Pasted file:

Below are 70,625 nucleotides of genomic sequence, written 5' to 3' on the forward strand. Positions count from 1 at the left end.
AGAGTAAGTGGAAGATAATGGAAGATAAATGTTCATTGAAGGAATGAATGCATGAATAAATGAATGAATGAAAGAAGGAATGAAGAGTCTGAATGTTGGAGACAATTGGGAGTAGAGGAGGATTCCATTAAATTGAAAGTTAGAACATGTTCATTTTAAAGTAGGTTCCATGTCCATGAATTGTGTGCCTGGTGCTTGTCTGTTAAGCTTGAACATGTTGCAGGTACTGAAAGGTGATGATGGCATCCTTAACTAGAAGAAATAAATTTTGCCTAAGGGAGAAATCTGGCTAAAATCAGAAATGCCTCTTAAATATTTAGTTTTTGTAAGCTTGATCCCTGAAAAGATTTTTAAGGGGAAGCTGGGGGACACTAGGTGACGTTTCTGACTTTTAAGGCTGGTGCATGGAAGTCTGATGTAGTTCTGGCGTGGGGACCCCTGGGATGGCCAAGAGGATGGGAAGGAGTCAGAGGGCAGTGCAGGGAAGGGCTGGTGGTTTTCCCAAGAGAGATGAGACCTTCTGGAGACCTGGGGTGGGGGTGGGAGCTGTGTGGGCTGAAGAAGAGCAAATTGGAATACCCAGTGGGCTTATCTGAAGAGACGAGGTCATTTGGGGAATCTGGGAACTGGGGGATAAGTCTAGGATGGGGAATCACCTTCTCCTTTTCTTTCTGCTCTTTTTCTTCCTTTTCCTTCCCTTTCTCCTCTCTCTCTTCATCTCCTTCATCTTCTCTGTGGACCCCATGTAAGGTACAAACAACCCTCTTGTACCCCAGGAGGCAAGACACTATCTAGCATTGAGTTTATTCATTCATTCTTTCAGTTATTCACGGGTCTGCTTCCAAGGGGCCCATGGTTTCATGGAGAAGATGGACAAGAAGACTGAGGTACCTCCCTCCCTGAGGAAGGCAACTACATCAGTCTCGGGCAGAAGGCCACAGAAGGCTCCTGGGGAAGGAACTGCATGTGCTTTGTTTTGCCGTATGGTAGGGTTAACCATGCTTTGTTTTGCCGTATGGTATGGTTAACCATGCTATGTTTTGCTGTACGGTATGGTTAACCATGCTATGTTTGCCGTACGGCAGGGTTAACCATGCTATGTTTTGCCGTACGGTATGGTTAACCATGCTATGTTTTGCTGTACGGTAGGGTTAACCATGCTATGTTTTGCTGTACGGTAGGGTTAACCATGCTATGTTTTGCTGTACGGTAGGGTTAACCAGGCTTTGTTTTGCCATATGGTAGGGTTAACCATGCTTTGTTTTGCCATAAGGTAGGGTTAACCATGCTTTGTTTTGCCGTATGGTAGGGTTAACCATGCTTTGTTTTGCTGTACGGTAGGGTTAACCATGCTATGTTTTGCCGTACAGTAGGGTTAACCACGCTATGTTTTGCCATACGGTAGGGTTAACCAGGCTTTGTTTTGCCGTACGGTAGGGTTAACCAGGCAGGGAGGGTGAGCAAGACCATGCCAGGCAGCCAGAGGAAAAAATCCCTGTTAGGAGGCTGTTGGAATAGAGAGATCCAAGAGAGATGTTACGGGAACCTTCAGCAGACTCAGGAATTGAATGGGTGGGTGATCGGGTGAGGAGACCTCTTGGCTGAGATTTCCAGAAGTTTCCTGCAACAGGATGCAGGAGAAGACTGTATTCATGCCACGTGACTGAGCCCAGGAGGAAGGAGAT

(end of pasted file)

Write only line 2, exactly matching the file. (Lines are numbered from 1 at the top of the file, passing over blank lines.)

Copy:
AGAGTAAGTGGAAGATAATGGAAGATAAATGTTCATTGAAGGAATGAATGCATGAATAAATGAATGAATGAAAGAAGGAATGAAGAGTCTGAATGTTGGAGACAATTGGGAGTAGAGGAGGATTCCATTAAATTGAAAGTTAGAACATGTTCATTTTAAAGTAGGTTCCATGTCCATGAATTGTGTGCCTGGTGCTTGTCTGTTAAGCTTGAACATGTTGCAGGTACTGAAAGGTGATGATGGCATCCTTAACTAGAAGAAATAAATTTTGCCTAAGGGAGAAATCTGGCTAAAATCAGAAATGCCTCTTAAATATTTAGTTTTTGTAAGCTTGATCCCTGAAAAGATTTTTAAGGGGAAGCTGGGGGACACTAGGTGACGTTTCTGACTTTTAAGGCTGGTGCATGGAAGTCTGATGTAGTTCTGGCGTGGGGACCCCTGGGATGGCCAAGAGGATGGGAAGGAGTCAGAGGGCAGTGCAGGGAAGGGCTGGTGGTTTTCCCAAGAGAGATGAGACCTTCTGGAGACCTGGGGTGGGGGTGGGAGCTGTGTGGGCTGAAGAAGAGCAAATTGGAATACCCAGTGGGCTTATCTGAAGAGACGAGGTCATTTGGGGAATCTGGGAACTGGGGGATAAGTCTAGGATGGGGAATCACCTTCTCCTTTTCTTTCTGCTCTTTTTCTTCCTTTTCCTTCCCTTTCTCCTCTCTCTCTTCATCTCCTTCATCTTCTCTGTGGACCCCATGTAAGGTACAAACAACCCTCTTGTACCCCAGGAGGCAAGACACTATCTAGCATTGAGTTTATTCATTCATTCTTTCAGTTATTCACGGGTCTGCTTCCAAGGGGCCCATGGTTTCATGGAGAAGATGGACAAGAAGACTGAGGTACCTCCCTCCCTGAGGAAGGCAACTACATCAGTCTCGGGCAGAAGGCCACAGAAGGCTCCTGGGGAAGGAACTGCATGTGCTTTGTTTTGCCGTATGGTAGGGTTAACCATGCTTTGTTTTGCCGTATGGTATGGTTAACCATGCTATGTTTTGCTGTACGGTATGGTTAACCATGCTATGTTTGCCGTACGGCAGGGTTAACCATGCTATGTTTTGCCGTACGGTATGGTTAACCATGCTATGTTTTGCTGTACGGTAGGGTTAACCATGCTATGTTTTGCTGTACGGTAGGGTTAACCATGCTATGTTTTGCTGTACGGTAGGGTTAACCAGGCTTTGTTTTGCCATATGGTAGGGTTAACCATGCTTTGTTTTGCCATAAGGTAGGGTTAACCATGCTTTGTTTTGCCGTATGGTAGGGTTAACCATGCTTTGTTTTGCTGTACGGTAGGGTTAACCATGCTATGTTTTGCCGTACAGTAGGGTTAACCACGCTATGTTTTGCCATACGGTAGGGTTAACCAGGCTTTGTTTTGCCGTACGGTAGGGTTAACCAGGCAGGGAGGGTGAGCAAGACCATGCCAGGCAGCCAGAGGAAAAAATCCCTGTTAGGAGGCTGTTGGAATAGAGAGATCCAAGAGAGATGTTACGGGAACCTTCAGCAGACTCAGGAATTGAATGGGTGGGTGATCGGGTGAGGAGACCTCTTGGCTGAGATTTCCAGAAGTTTCCTGCAACAGGATGCAGGAGAAGACTGTATTCATGCCACGTGACTGAGCCCAGGAGGAAGGAGAT